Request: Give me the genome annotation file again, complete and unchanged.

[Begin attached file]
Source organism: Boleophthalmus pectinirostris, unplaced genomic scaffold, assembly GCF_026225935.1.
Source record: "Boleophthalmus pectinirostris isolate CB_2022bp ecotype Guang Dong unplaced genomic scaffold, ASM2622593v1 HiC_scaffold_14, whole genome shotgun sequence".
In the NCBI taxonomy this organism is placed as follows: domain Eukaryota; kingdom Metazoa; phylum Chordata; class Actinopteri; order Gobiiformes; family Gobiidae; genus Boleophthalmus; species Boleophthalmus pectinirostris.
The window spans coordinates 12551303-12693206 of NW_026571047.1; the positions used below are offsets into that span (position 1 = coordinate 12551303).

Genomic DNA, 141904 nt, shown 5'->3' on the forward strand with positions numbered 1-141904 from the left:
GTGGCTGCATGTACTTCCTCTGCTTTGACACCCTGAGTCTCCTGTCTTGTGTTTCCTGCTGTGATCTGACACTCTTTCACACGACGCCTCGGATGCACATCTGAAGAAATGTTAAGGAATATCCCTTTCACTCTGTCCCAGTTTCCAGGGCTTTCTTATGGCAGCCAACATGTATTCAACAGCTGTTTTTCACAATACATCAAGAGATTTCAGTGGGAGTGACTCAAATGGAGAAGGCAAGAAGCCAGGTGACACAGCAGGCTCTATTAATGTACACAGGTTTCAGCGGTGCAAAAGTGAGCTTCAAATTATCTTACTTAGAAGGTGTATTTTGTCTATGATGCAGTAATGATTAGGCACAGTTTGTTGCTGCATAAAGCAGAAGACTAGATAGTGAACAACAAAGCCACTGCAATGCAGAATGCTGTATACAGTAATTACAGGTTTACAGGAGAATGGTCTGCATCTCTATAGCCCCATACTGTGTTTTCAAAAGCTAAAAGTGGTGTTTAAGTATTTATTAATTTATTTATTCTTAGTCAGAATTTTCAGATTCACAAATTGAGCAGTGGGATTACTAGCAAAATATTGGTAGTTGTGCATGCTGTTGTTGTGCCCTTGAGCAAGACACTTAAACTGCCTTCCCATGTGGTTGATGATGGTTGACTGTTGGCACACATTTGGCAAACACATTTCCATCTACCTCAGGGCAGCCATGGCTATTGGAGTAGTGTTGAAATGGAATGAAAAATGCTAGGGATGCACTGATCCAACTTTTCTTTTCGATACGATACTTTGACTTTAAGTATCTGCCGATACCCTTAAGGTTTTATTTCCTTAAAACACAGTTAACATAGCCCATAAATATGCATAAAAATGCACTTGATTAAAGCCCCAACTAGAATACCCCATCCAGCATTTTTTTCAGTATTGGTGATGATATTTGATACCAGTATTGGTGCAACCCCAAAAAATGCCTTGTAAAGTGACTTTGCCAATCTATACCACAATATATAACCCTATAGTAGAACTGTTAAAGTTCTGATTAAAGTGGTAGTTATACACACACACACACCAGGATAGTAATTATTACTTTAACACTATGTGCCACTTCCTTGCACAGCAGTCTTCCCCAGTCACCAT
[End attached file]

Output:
Source organism: Boleophthalmus pectinirostris, unplaced genomic scaffold, assembly GCF_026225935.1.
Source record: "Boleophthalmus pectinirostris isolate CB_2022bp ecotype Guang Dong unplaced genomic scaffold, ASM2622593v1 HiC_scaffold_14, whole genome shotgun sequence".
In the NCBI taxonomy this organism is placed as follows: domain Eukaryota; kingdom Metazoa; phylum Chordata; class Actinopteri; order Gobiiformes; family Gobiidae; genus Boleophthalmus; species Boleophthalmus pectinirostris.
The window spans coordinates 12551303-12693206 of NW_026571047.1; the positions used below are offsets into that span (position 1 = coordinate 12551303).

Genomic DNA, 141904 nt, shown 5'->3' on the forward strand with positions numbered 1-141904 from the left:
GTGGCTGCATGTACTTCCTCTGCTTTGACACCCTGAGTCTCCTGTCTTGTGTTTCCTGCTGTGATCTGACACTCTTTCACACGACGCCTCGGATGCACATCTGAAGAAATGTTAAGGAATATCCCTTTCACTCTGTCCCAGTTTCCAGGGCTTTCTTATGGCAGCCAACATGTATTCAACAGCTGTTTTTCACAATACATCAAGAGATTTCAGTGGGAGTGACTCAAATGGAGAAGGCAAGAAGCCAGGTGACACAGCAGGCTCTATTAATGTACACAGGTTTCAGCGGTGCAAAAGTGAGCTTCAAATTATCTTACTTAGAAGGTGTATTTTGTCTATGATGCAGTAATGATTAGGCACAGTTTGTTGCTGCATAAAGCAGAAGACTAGATAGTGAACAACAAAGCCACTGCAATGCAGAATGCTGTATACAGTAATTACAGGTTTACAGGAGAATGGTCTGCATCTCTATAGCCCCATACTGTGTTTTCAAAAGCTAAAAGTGGTGTTTAAGTATTTATTAATTTATTTATTCTTAGTCAGAATTTTCAGATTCACAAATTGAGCAGTGGGATTACTAGCAAAATATTGGTAGTTGTGCATGCTGTTGTTGTGCCCTTGAGCAAGACACTTAAACTGCCTTCCCATGTGGTTGATGATGGTTGACTGTTGGCACACATTTGGCAAACACATTTCCATCTACCTCAGGGCAGCCATGGCTATTGGAGTAGTGTTGAAATGGAATGAAAAATGCTAGGGATGCACTGATCCAACTTTTCTTTTCGATACGATACTTTGACTTTAAGTATCTGCCGATACCCTTAAGGTTTTATTTCCTTAAAACACAGTTAACATAGCCCATAAATATGCATAAAAATGCACTTGATTAAAGCCCCAACTAGAATACCCCATCCAGCATTTTTTTCAGTATTGGTGATGATATTTGATACCAGTATTGGTGCAACCCCAAAAAATGCCTTGTAAAGTGACTTTGCCAATCTATACCACAATATATAACCCTATAGTAGAACTGTTAAAGTTCTGATTAAAGTGGTAGTTATACACACACACACACCAGGATAGTAATTATTACTTTAACACTATGTGCCACTTCCTTGCACAGCAGTCTTCCCCAGTCACCAT